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Neuropharmacology. 1996 Apr;35(4):433-40.

N-methyl-D-aspartate receptor activation by guanidinosuccinate but not by methylguanidine: behavioural and electrophysiological evidence.

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Laboratories of Neurochemistry and Behaviour, University of Antwerp, Belgium.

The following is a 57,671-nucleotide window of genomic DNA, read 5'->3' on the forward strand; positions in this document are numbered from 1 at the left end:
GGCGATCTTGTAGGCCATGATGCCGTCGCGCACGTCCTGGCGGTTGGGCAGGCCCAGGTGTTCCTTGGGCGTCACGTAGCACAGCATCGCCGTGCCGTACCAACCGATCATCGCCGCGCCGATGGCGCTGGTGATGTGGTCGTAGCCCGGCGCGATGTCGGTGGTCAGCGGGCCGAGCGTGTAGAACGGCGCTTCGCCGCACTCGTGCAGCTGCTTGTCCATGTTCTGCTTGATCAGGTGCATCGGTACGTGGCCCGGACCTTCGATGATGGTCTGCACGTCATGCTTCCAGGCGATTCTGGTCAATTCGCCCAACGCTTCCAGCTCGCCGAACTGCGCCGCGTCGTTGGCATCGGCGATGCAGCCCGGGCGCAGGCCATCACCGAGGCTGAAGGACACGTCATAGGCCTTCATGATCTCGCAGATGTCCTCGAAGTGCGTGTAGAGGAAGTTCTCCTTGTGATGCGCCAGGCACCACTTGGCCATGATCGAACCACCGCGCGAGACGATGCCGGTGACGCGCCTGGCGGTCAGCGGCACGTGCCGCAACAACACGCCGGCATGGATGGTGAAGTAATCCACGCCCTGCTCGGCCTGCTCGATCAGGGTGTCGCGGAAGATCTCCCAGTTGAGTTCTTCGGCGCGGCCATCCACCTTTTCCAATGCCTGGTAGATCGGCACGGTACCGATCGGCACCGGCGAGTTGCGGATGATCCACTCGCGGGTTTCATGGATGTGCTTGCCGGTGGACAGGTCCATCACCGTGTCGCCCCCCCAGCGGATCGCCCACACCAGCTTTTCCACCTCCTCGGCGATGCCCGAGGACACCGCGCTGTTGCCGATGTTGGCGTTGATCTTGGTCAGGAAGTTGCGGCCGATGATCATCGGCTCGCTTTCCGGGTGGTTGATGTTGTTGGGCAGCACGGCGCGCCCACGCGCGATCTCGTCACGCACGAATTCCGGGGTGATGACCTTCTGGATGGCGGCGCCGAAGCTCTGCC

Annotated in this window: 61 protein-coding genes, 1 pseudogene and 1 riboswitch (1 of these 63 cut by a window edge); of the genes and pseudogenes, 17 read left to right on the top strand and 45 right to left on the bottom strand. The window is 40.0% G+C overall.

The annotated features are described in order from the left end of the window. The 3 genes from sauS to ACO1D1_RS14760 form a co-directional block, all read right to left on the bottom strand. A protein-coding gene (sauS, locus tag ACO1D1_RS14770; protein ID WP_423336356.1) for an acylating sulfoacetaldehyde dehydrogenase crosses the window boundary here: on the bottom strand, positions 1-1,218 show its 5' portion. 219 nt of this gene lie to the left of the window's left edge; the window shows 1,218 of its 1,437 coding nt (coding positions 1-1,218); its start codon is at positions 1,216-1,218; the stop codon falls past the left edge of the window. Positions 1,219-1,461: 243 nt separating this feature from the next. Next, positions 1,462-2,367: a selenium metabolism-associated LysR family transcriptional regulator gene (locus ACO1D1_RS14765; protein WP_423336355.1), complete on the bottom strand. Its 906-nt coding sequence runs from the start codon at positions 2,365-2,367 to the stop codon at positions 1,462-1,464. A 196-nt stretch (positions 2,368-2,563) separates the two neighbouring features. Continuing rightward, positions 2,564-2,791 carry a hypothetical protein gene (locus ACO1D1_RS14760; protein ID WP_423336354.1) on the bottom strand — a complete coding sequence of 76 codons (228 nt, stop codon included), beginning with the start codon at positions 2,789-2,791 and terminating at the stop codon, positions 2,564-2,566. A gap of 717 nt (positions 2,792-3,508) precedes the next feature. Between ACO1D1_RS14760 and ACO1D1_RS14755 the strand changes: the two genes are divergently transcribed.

Levels of methylguanidine (MG) and guanidinosuccinate (GSA) are known to be highly increased in uraemic patients. In the present work, the effects of these uraemic guanidino compounds on the excitatory amino acid system were investigated in vivo and in vitro. It was found that convulsions induced by intracerebroventricular GSA injection in mice were antagonized by N-methyl-D-aspartate (NMDA) receptor blockade, whereas those induced by MG were not significantly altered. Application of GSA (between 25 and 10,000 microM) to mouse spinal cord neurones in primary dissociated cell cultures, evoked depolarizing, inward whole-cell currents in a dose-dependent fashion and with reversal potential at 0 mV; MG did not produce such effects. GSA-induced whole-cell currents were caused by NMDA receptor activation since NMDA receptor antagonists (2-amino-5-phosphonovalerate, Mg2+ and ketamine) blocked GSA-evoked whole-cell currents completely and reversibly, whereas co-application of a non-NMDA receptor antagonist (6-cyano-7-nitroquinoxaline-2,3-dione) did not affect GSA-induced current. Evoked field potentials in CA1 region of rat hippocampal slices were completely abolished by GSA, and this effect was antagonized by NMDA receptor blockade. All data were consistent with selective agonist action of GSA upon the NMDA-type glutamate receptor. In view of the results presented here, it should be examined whether NMDA receptors contribute to the neurological complications of renal failure through GSA-induced inappropriate or excessive activation of NMDA receptors.

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